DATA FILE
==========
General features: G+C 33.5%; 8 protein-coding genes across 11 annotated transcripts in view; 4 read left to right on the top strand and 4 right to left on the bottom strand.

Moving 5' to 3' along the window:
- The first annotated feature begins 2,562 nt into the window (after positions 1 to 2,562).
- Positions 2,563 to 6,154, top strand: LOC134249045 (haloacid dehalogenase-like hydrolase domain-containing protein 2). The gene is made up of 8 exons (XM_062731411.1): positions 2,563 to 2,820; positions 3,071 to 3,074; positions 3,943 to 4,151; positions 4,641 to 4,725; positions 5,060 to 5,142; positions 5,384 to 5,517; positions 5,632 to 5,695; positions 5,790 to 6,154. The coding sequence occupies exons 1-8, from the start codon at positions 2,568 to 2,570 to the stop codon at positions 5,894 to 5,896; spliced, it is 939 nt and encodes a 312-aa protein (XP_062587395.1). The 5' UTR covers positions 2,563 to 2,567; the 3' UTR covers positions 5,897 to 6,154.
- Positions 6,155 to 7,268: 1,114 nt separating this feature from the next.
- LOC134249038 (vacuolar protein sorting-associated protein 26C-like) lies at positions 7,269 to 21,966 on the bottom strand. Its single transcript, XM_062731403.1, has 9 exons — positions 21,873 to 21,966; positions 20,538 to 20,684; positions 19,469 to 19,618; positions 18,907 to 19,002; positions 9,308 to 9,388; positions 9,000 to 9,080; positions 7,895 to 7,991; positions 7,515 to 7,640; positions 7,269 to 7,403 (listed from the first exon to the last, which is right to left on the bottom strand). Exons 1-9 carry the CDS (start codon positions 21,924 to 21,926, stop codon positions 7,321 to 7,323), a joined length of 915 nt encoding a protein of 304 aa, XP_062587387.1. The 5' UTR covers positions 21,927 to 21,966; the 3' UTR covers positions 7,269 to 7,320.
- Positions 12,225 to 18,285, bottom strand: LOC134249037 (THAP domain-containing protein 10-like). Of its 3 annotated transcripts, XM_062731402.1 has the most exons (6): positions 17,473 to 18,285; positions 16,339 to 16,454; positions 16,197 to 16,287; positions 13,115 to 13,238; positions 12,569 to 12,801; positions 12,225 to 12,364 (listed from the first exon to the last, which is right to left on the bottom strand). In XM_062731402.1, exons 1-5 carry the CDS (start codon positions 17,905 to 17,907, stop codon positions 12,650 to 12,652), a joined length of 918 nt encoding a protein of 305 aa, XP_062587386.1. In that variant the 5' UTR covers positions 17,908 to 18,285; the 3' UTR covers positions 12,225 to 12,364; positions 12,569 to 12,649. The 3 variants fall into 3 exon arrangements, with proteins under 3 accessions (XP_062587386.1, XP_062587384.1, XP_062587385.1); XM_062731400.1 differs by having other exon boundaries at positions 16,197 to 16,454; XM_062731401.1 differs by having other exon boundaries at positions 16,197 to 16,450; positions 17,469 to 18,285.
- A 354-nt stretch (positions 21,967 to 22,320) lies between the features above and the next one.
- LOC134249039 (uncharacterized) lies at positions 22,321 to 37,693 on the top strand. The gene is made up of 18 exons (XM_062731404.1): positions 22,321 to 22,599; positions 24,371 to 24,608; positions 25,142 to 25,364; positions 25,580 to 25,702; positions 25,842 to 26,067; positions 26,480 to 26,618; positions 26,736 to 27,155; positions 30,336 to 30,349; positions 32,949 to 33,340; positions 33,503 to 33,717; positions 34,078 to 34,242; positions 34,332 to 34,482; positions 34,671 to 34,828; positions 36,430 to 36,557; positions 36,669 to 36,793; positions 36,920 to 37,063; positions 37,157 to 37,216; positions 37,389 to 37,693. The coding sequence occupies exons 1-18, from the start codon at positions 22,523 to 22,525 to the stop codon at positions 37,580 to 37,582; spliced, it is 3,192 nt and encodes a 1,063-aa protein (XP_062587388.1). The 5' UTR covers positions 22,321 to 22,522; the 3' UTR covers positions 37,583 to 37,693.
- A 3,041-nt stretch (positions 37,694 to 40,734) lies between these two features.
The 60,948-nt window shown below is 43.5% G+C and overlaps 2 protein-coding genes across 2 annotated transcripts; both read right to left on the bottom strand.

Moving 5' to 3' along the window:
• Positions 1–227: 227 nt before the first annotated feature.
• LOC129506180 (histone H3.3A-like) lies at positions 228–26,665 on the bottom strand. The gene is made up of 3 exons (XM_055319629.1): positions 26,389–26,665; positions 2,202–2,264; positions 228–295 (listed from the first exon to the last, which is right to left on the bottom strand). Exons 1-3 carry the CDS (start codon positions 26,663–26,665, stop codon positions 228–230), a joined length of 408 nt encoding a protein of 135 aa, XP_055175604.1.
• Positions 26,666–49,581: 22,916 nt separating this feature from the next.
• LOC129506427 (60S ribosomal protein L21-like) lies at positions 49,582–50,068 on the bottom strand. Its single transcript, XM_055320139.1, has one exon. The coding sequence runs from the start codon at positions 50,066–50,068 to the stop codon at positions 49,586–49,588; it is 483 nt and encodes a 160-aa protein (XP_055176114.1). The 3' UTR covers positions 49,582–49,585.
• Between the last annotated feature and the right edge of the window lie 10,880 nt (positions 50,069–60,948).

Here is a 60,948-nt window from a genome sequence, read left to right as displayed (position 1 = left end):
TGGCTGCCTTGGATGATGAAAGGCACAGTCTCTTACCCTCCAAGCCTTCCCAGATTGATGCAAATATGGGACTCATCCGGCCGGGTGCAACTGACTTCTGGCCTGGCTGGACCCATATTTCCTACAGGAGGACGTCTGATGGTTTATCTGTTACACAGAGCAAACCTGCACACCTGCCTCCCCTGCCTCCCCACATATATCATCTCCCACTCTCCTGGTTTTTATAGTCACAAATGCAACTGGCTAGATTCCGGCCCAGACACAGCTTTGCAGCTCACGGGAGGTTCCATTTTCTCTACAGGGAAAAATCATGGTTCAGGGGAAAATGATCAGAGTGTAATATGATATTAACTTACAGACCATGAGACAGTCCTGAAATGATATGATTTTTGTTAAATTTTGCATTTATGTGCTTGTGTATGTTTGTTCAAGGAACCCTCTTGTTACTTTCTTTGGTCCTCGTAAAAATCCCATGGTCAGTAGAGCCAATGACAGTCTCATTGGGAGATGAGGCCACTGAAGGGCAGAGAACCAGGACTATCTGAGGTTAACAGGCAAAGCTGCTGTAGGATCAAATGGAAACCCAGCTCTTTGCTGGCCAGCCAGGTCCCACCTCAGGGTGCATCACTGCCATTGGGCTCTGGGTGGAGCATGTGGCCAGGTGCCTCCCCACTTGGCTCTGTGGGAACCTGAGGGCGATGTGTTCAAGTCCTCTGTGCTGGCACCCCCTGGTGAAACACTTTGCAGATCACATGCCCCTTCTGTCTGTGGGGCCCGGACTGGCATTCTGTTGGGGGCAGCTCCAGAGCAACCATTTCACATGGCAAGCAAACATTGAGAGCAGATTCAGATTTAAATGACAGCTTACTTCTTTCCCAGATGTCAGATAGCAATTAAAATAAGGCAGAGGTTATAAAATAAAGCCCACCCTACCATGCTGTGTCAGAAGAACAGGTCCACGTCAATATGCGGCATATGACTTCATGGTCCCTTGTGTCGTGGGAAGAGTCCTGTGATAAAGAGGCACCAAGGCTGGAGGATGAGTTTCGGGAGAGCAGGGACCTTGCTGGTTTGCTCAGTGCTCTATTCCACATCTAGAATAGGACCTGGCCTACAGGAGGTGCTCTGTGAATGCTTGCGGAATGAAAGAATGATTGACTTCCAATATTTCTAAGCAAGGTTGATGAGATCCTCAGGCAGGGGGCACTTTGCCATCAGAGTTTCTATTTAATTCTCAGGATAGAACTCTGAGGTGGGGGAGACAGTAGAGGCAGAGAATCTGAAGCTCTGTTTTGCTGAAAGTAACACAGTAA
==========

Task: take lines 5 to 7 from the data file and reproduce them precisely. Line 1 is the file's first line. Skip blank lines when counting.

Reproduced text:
- Positions 6,155 to 7,268: 1,114 nt separating this feature from the next.
- LOC134249038 (vacuolar protein sorting-associated protein 26C-like) lies at positions 7,269 to 21,966 on the bottom strand. Its single transcript, XM_062731403.1, has 9 exons — positions 21,873 to 21,966; positions 20,538 to 20,684; positions 19,469 to 19,618; positions 18,907 to 19,002; positions 9,308 to 9,388; positions 9,000 to 9,080; positions 7,895 to 7,991; positions 7,515 to 7,640; positions 7,269 to 7,403 (listed from the first exon to the last, which is right to left on the bottom strand). Exons 1-9 carry the CDS (start codon positions 21,924 to 21,926, stop codon positions 7,321 to 7,323), a joined length of 915 nt encoding a protein of 304 aa, XP_062587387.1. The 5' UTR covers positions 21,927 to 21,966; the 3' UTR covers positions 7,269 to 7,320.
- Positions 12,225 to 18,285, bottom strand: LOC134249037 (THAP domain-containing protein 10-like). Of its 3 annotated transcripts, XM_062731402.1 has the most exons (6): positions 17,473 to 18,285; positions 16,339 to 16,454; positions 16,197 to 16,287; positions 13,115 to 13,238; positions 12,569 to 12,801; positions 12,225 to 12,364 (listed from the first exon to the last, which is right to left on the bottom strand). In XM_062731402.1, exons 1-5 carry the CDS (start codon positions 17,905 to 17,907, stop codon positions 12,650 to 12,652), a joined length of 918 nt encoding a protein of 305 aa, XP_062587386.1. In that variant the 5' UTR covers positions 17,908 to 18,285; the 3' UTR covers positions 12,225 to 12,364; positions 12,569 to 12,649. The 3 variants fall into 3 exon arrangements, with proteins under 3 accessions (XP_062587386.1, XP_062587384.1, XP_062587385.1); XM_062731400.1 differs by having other exon boundaries at positions 16,197 to 16,454; XM_062731401.1 differs by having other exon boundaries at positions 16,197 to 16,450; positions 17,469 to 18,285.